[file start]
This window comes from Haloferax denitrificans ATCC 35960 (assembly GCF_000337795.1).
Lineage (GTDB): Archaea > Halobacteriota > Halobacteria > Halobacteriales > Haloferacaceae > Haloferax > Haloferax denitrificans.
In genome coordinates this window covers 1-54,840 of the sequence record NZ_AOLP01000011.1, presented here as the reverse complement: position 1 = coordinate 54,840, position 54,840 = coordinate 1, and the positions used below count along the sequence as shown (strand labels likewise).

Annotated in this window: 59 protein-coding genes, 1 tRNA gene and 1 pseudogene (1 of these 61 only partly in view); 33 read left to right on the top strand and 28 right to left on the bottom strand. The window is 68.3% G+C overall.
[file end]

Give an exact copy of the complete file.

This window comes from Haloferax denitrificans ATCC 35960 (assembly GCF_000337795.1).
Lineage (GTDB): Archaea > Halobacteriota > Halobacteria > Halobacteriales > Haloferacaceae > Haloferax > Haloferax denitrificans.
In genome coordinates this window covers 1-54,840 of the sequence record NZ_AOLP01000011.1, presented here as the reverse complement: position 1 = coordinate 54,840, position 54,840 = coordinate 1, and the positions used below count along the sequence as shown (strand labels likewise).

Annotated in this window: 59 protein-coding genes, 1 tRNA gene and 1 pseudogene (1 of these 61 only partly in view); 33 read left to right on the top strand and 28 right to left on the bottom strand. The window is 68.3% G+C overall.